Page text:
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High-Profile Critic Of Education Reform Comes To N.H. – New Hampshire Public Radio

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I couldn’t get to see Diane Ravitch in Hanover Wednesday night but, fortunately, Sam Evans-Brown did and interviewed her for NHPR.  As a national advocate, most of her specific points about education reform and the Common Core were pretty cosmic compared to New Hampshire’s realities, but she does agree that teachers should tweak the Common Core as we do here in New Hampshire and that local control is important.  It’s worth a listen:

Diane Ravitch, one of the nation\’s loudest voices against efforts by recent presidents to reform American education, says teachers should be able to make changes to the new Common Core State Standards that New Hampshire schools are implementing now.

In her career Ravitch has gone from being an Assistant US Secretary of Education, supervising the country’s largest standardized test, to one of the nation’s most out-spoken opponents of such tests. She addressed a crowd at Dartmouth College Wednesday as part of a book tour promoting her latest book Reign of Error and before the talk NHPR\’s Education reporter, Sam Evans-Brown, caught up with her.

via High-Profile Critic Of Education Reform Comes To N.H. | New Hampshire Public Radio.

1 Comment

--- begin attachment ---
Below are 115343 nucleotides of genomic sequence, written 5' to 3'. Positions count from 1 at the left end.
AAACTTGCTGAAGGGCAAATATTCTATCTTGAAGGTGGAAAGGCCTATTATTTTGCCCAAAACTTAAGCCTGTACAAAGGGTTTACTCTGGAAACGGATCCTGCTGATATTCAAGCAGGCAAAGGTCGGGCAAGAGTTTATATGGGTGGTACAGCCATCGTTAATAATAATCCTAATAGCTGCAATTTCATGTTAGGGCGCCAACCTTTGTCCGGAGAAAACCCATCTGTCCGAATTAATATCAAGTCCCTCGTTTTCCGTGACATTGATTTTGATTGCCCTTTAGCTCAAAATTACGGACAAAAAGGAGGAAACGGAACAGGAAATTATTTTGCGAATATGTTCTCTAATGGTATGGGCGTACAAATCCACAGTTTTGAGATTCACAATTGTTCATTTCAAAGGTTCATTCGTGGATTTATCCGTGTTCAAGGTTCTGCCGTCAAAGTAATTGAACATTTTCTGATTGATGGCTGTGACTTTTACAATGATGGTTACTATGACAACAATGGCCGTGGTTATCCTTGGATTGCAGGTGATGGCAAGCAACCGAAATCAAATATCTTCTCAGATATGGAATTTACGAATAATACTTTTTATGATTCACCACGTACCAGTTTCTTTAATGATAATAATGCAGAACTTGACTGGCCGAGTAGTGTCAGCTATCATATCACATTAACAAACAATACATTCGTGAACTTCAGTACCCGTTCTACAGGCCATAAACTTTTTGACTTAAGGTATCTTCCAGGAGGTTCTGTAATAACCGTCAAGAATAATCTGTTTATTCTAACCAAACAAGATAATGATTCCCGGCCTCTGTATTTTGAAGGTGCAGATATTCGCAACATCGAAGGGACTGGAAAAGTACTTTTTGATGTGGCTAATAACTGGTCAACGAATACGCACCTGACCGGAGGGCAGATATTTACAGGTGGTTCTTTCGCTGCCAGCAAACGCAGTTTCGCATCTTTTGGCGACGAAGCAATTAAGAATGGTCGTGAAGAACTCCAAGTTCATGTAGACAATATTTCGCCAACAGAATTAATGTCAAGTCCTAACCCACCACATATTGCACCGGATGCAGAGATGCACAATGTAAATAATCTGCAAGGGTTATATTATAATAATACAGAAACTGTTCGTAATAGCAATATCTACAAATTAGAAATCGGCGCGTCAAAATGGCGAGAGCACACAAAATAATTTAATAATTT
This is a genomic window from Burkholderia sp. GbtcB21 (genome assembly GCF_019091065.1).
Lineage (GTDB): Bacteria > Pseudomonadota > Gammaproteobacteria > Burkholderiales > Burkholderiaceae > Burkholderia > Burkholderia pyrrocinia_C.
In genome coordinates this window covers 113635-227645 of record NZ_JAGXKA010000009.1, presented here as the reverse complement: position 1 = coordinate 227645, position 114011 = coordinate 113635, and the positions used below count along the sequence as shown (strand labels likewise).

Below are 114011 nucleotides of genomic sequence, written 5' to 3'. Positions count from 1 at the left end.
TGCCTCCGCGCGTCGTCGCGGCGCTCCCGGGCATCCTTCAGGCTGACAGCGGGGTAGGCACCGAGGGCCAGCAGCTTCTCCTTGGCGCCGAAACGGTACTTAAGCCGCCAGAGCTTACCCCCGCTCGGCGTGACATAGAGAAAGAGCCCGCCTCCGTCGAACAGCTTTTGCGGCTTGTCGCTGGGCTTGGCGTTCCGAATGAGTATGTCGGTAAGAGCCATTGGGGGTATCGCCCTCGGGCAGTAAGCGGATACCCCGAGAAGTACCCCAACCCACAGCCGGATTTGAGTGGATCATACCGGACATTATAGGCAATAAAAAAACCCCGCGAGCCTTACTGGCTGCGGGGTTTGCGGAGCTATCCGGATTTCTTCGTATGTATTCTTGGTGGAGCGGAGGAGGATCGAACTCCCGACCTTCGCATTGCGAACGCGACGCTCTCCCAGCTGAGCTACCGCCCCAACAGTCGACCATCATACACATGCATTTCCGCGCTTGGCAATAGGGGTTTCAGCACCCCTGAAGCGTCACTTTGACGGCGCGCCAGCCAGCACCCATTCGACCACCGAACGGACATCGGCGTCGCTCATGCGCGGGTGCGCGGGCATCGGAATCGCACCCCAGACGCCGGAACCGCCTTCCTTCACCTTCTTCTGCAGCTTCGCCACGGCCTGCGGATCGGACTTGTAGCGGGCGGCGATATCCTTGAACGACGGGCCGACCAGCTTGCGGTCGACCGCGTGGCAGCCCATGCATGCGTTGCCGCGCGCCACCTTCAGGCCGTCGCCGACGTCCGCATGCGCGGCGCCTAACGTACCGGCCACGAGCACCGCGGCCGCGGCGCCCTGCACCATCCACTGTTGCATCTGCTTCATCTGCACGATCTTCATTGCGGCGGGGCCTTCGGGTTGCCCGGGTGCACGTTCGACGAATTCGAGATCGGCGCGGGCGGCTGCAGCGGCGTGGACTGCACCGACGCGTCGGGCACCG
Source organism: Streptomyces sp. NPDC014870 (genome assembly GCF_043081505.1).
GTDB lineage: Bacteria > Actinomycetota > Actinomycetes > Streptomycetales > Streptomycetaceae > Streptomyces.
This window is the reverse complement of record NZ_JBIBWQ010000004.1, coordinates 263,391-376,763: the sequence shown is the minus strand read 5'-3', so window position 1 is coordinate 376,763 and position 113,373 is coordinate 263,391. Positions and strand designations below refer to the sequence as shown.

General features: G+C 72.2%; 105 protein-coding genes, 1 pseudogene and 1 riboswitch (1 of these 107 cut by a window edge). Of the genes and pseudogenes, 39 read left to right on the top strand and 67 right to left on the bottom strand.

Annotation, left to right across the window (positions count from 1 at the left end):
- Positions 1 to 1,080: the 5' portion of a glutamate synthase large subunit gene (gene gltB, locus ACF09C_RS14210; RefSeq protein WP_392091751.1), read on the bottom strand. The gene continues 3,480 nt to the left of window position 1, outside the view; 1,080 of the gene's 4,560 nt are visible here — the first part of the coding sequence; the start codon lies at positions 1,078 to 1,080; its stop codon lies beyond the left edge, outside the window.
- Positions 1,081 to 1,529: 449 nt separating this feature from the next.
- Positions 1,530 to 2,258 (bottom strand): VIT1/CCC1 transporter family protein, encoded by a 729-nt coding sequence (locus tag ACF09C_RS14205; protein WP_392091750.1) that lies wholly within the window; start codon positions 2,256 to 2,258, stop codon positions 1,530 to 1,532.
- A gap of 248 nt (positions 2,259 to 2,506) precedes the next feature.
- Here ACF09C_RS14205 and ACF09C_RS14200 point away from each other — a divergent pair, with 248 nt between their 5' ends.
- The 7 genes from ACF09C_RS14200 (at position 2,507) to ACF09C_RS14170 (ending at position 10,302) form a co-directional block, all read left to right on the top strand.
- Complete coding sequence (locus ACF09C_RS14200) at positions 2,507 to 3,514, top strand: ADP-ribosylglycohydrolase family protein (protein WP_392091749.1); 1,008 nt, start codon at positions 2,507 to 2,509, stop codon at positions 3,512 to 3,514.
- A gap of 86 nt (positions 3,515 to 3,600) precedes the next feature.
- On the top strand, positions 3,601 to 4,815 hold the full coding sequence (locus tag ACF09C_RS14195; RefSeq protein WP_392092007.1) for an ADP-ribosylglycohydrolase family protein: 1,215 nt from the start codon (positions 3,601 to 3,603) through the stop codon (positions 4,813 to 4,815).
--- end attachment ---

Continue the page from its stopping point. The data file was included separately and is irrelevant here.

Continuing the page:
1. wgersen says:

    It’s too bad Diane Ravitch is called “anti-reform” instead of “pro public education” or “advocate for children raised in poverty”. I don’t agree with every blog post she writes (as my comments sometimes indicate) and I certainly don’t agree with her assessment of NH public schools vis a vis the nation… we are at LEAST second to VT in terms of high quality, democratically operated schools who honor teachers. I DO, however, wholeheartedly endorse her solutions for public education which are outlined in her book. They are:

    =>Provide good prenatal care for every pregnant woman.

    =>Make high-quality early-childhood education available to all children.

    =>Make sure every school has a “full, balanced, and rich curriculum.”

    =>Reduce class sizes.

    =>Provide medical and social services to the poor.

    =>Devise actionable strategies and specific goals to reduce racial segregation and poverty.

    => Ban for-profit charters and charter chains

    => Eliminate high-stakes standardized testing

    => Don’t allow “non-educators” to be teachers, principals, or superintendents

    => Don’t allow mayoral control of the schools

    => Don’t view education as a “consumer good”

    The so-called “reformers” take the opposite position on each of these or dismiss them as “pie in the sky”….

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